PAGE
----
The Walled City of Harar

The walled city of Harar

Harar, one of the four most sacred centre of the Islamic world is situated on the high edge of the eastern Ethiopian escarpment. This medieval welled city, with its more than 90 mosques and shrines, is considered the fourth most sacred centre of Islam. Established in 1520 by a local chief, Sultan Abu Baker Muhamed, Harar shortly afterwards was besieged and captured by the functional Muslim leader, Ahmed Gragn, who used it as a headquarter from which to launch his devastating Jihad against the Ethiopian Christian kingdom to the west north.

Harar is a great commercial town with many of its citizens involved in trade. The city was also renowned for its handicrafts, sashes in particular. It was for so long a great centre of commerce before Egyptians led by Khedius Ismail seized  the city in 1875 through the ports of Zeila, which came to an end after britians seizure of Egypt in 1882. Harar was temporarily under Britain however withdrew soon and Harar became part of Minlik’s territory after the battle of chalingo in 1887.

The holy city of Harar is Always an important trading centre, the city is famous for its ancient buildings, its great city walls and as a centre of learning Muslim scholarship ( the town has 99 mosques). The city is well known for its superb handicrafts that include woven textiles, basketware, silverware and handsomely bound books, Harar has been a place of pilgrimage from all over the world for many years. Traders operating harar in those days were persons of many nationalities, among them, Frenchs, Italians, Greeks, Americans, and later increasingly Indians. The best known foreigner to reside in the city was, the renowned French poet, Arthur Rimbond, who spent the last years of his life supplying Minlik with rifles, and whose remarkable house adorned with windows of colored glass, still stands on high ground at the centre of the city overlooking the market.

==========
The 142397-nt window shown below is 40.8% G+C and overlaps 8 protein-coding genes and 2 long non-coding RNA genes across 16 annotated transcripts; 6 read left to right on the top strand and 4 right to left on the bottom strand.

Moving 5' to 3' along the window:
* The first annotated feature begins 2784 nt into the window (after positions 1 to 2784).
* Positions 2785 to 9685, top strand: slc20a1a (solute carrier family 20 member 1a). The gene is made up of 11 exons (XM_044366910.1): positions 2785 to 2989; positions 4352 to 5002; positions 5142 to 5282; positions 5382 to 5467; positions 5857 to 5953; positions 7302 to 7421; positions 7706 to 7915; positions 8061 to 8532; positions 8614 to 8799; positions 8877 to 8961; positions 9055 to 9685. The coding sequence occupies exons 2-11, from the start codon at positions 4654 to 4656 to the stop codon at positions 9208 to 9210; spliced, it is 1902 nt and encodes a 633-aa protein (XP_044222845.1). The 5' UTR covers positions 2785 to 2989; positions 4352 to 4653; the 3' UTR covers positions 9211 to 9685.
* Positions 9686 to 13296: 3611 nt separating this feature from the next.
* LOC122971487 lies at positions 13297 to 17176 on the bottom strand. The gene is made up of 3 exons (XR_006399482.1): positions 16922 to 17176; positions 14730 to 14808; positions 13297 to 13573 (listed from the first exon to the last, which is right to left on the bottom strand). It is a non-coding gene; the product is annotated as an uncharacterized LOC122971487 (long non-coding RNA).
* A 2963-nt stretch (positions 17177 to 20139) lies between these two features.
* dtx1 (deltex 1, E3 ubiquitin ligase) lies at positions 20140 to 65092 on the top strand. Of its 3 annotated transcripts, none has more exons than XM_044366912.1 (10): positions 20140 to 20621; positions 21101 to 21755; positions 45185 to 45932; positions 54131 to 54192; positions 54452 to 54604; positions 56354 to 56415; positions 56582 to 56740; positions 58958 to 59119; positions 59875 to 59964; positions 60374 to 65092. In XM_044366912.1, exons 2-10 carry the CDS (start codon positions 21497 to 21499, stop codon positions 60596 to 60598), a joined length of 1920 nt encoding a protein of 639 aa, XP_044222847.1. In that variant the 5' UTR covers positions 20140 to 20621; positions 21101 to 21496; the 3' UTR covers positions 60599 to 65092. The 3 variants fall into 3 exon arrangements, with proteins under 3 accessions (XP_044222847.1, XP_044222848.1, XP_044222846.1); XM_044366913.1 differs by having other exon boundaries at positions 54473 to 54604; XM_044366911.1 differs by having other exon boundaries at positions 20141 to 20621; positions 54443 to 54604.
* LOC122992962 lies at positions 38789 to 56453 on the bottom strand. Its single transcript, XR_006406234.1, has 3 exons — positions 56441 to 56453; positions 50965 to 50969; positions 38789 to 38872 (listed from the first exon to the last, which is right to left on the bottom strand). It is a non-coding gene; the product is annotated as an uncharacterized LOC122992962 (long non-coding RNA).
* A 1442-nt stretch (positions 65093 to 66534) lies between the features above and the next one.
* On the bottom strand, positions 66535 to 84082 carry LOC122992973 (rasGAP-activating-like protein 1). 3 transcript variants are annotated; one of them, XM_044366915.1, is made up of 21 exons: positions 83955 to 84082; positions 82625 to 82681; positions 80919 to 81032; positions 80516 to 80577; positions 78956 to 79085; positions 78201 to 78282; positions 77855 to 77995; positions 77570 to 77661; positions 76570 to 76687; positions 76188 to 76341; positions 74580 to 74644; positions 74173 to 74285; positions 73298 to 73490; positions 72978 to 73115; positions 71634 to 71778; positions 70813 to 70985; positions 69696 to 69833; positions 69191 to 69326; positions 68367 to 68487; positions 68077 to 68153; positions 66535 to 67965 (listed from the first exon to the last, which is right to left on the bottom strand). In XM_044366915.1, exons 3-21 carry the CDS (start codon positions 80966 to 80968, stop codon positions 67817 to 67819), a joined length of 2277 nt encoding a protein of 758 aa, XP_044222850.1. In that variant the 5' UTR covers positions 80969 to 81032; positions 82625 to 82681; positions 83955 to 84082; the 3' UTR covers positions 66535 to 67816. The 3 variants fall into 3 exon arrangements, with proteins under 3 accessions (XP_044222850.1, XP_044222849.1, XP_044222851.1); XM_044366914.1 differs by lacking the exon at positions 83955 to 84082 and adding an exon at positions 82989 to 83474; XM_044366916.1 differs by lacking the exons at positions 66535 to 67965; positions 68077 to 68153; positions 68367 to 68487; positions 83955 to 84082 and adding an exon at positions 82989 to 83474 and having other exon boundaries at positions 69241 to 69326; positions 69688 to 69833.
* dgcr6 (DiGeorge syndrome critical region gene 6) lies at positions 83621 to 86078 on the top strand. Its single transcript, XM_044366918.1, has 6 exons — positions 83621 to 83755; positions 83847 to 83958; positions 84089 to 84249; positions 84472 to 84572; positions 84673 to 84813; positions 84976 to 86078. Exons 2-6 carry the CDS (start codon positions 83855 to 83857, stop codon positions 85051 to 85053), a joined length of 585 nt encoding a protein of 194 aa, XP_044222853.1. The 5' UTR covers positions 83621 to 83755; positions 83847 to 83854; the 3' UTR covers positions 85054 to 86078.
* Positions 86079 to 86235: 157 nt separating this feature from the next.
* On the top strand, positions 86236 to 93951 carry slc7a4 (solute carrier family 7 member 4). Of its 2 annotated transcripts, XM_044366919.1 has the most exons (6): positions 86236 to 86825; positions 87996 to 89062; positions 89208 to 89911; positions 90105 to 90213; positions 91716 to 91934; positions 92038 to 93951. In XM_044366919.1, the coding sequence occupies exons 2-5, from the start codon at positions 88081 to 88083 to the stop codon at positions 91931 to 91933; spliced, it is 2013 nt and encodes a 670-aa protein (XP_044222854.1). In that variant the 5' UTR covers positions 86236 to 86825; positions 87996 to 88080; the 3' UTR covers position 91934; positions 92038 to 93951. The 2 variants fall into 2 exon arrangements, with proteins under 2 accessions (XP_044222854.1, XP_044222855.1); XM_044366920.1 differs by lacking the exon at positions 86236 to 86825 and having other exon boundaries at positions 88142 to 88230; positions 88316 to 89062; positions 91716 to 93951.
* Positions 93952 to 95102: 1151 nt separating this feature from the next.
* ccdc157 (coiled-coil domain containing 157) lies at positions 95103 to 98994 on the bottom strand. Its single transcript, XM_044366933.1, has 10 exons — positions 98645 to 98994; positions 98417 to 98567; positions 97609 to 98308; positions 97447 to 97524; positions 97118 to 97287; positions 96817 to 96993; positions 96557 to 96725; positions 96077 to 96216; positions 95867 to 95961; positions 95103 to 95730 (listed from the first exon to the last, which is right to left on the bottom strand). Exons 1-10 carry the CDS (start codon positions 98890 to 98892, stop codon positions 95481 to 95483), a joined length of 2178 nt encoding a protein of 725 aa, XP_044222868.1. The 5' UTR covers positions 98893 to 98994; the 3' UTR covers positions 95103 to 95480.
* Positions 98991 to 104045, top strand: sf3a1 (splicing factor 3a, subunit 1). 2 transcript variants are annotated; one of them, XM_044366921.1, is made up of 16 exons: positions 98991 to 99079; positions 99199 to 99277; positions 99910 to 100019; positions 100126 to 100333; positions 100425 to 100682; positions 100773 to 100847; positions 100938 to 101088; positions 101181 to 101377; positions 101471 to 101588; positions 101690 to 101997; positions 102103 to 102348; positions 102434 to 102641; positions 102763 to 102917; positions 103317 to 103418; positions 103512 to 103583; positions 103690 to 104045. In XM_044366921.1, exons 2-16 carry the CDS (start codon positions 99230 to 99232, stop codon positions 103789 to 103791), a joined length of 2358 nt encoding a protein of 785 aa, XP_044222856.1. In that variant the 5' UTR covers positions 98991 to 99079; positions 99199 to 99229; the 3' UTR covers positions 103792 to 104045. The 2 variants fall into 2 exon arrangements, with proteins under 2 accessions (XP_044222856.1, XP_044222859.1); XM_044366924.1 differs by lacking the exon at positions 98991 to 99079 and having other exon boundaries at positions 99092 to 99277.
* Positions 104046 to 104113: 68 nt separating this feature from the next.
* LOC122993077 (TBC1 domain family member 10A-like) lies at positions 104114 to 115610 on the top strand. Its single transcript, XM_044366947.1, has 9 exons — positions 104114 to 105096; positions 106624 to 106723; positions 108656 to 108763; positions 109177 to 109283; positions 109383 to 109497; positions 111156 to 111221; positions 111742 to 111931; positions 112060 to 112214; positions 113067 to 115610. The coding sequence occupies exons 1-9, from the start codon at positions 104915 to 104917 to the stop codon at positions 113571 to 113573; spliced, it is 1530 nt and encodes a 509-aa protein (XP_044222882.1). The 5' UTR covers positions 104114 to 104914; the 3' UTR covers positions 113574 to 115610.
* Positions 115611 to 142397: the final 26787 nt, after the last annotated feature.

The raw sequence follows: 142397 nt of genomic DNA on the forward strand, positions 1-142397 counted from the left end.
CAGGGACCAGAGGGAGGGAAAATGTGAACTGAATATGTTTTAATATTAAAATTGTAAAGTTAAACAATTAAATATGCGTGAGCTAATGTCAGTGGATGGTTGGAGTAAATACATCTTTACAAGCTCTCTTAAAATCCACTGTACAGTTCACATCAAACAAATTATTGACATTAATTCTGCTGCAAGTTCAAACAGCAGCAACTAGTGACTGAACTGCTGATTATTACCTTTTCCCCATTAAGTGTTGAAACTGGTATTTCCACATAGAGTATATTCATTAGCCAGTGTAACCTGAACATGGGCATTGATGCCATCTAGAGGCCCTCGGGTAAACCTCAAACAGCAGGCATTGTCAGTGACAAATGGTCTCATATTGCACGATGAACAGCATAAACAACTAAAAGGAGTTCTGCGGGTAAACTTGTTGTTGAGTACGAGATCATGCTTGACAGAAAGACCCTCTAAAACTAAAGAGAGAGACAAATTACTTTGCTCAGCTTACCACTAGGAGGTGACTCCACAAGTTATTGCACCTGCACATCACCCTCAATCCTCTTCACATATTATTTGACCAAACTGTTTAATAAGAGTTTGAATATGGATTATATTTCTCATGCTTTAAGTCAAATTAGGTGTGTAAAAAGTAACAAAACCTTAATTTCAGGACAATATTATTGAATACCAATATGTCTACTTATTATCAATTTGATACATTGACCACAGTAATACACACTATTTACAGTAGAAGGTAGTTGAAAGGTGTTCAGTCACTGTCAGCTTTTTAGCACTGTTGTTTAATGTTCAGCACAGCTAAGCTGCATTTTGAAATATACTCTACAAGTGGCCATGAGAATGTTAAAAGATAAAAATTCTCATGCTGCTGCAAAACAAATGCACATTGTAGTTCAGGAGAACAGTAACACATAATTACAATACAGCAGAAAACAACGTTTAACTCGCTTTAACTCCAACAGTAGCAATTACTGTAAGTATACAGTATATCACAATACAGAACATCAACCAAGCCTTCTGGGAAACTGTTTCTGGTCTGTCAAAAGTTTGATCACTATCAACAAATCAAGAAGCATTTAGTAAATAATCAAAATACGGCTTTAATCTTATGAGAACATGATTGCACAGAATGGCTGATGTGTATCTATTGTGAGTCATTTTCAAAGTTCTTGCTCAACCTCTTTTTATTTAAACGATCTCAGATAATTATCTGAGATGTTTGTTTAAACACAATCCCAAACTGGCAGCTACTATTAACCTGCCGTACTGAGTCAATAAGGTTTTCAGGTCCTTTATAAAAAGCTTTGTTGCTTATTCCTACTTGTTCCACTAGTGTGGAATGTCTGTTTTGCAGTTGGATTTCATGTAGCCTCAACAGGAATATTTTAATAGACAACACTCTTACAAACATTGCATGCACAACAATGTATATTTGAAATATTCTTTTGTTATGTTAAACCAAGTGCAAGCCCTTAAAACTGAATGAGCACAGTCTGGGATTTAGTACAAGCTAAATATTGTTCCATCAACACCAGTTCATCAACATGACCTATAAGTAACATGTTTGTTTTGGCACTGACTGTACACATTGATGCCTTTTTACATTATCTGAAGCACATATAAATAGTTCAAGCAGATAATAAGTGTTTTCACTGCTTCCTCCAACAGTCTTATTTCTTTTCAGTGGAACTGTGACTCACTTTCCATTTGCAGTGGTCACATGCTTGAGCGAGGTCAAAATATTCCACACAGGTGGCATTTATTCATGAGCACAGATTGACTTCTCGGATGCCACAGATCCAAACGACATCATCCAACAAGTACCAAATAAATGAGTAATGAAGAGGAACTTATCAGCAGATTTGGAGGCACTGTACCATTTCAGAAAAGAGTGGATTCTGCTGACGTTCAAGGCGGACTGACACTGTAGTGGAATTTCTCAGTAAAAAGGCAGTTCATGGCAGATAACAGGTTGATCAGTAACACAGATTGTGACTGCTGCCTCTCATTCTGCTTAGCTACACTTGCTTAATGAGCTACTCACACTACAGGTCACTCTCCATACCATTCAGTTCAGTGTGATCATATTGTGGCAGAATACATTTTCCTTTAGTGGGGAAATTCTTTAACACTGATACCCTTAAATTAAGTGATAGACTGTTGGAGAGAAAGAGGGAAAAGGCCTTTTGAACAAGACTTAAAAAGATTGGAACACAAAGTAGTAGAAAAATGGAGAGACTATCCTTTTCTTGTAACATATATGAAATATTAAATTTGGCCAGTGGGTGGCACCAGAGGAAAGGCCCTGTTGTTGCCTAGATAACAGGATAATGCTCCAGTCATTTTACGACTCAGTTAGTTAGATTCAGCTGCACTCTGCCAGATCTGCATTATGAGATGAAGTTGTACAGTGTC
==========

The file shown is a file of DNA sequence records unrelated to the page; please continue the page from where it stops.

One of the sights of harar is provided by the famous “Hyena Man” who, as evening falls, set themselves up at the points along the outskirts of the city. This men make their living by laying on a remarkable show.

Harar's attractions are:

  • The City Walls: The City Walls, and the narrow streets lined with traditional Harari gegar houses.
  • Rimbaud House: A Fine building traditional house dating from the period when the French poet Rimbaud lived in Harar.
  • The Hyena Man: As evening falls, local men attract wild hyenas to the city in a bizarre spectacle as they bravely feed these dangerous scavengers. The Ethiopian  experience is one that offers something for everyone. Truly, there is no other place on earth quite like it.